Originally Posted by DumnMad
Yeah, I think I agree. The boat pics he posts are foreign to me but interesting never-the-less, and, he clearly loves boats.
Now, what were we fighting about??
Yes that's right I love a good discussion
makes the brain work
and different views about a subject are always a good thing that contributes to have wider views on a subject.
For all that thought that I was against the liberty of someone to do anything he wants to do let me say that you got me wrong. I am in favor of euthanasia and that's the biggest liberty anyone can have.
I don't see anything wrong with someone wanted do end their days sailing even if that may create the conditions to shorten his live length for lack of regular or urgent medical
care. It's a personal choice that I respect.
And that's were it comes the diference between irresponsible and reasonable. Reasonable is a question of opinion, what is for one is not for others.
Irresponsibility is not since it is related in a social way. Someone can only be irresponsible regarding others since irresponsibility towards himself is a question of personal judgement and then we would fall on what one finds reasonable or not.
On all this subject the only social irresponsibility that someone incurs when sailing to the horizon independently of the odds to be succeeded (old age, bad health
, unseaworthy boat or inadequate boat) regards the superior risk of needing a rescue
or being object of a research
. Off course that problem would disappear if a insurance covering that was made. Unfortunately the risks are so big that no insurance company does that for guys over 65.
This brings us to another related subject, the costs of pleasure sailing rescues and research
being sported (in a huge way) by the ones that don't sail and that have not any interest in sailing.
and research makes sense to be paid by the general tax payers when regards to economic professional activities like fishing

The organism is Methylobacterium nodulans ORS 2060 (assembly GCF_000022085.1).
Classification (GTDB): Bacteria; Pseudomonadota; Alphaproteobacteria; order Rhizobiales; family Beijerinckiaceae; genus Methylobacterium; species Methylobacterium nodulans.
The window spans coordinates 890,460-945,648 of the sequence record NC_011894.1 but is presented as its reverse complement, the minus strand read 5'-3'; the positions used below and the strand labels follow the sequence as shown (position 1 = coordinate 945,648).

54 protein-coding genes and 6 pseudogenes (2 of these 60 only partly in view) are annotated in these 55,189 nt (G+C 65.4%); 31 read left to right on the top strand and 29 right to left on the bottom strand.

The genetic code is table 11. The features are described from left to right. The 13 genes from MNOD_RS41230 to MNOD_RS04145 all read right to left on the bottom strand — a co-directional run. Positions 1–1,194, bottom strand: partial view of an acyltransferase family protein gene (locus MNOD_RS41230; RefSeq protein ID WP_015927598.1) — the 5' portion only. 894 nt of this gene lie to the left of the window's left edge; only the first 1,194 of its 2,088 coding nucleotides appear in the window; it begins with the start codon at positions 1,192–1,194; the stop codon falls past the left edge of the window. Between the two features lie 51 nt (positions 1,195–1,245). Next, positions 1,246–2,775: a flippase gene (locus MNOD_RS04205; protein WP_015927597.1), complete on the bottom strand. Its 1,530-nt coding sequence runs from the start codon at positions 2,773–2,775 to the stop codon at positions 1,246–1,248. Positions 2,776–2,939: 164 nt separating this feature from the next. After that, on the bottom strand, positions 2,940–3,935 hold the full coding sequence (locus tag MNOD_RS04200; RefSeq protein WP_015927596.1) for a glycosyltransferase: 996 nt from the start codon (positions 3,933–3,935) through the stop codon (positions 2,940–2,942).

or transport, it makes no sense at all in what regards pleasure sailing where one is at risk only because he chose to be there not because he had a need too.
Some similitude there with other sport and pleasure activities that involve some risk and where in many countries a mandatory insurance is needed.
Some will say that some of those rescue missions are made by volunteers by that regards only coastal rescues and never very expensive aerial searches or ocean rescues.
Due to the increase of expensive ocean rescues (the coast guard numbers regards all rescues and don't give any information regarding the ones that regards pleasure boats in coastal or ocean conditions) it will be only a question of time till a mandatory rescue and research insurance to be demanded to those that sail offshore
That of course will not prevent nobody of sailing when and to where they want but will make the sailing offshore
community socially responsibly for the costs that incur (in a global way) from the risks inherent to such an activity.
Has we have seen in what regards insurance companies and those insurances the risks are not the same and they increase after a certain age (65) but I am quite sure that if such an insurance was mandatory and a considerable number of sailors needed such an insurance there would be insurance companies that would cover the superior risk adapting the prices to risks, conform diferences in ages in steeps over 65.
Like an old boat, an old sailor would pay more and like old boats, that many consider that are safer, what interests insurance companies is not particular cases but averages and average risk and in a statistical way old boats have more accidents than new ones, like old sailors.
I am an old sailor that still fell young but know that I have not the same agility, stamina and muscular control than I had 15 year ago (not to mention 30) and that know that 15 years from now I would be in a worse physical condition than I am now, even if I don't intend to stop sailing and cruising.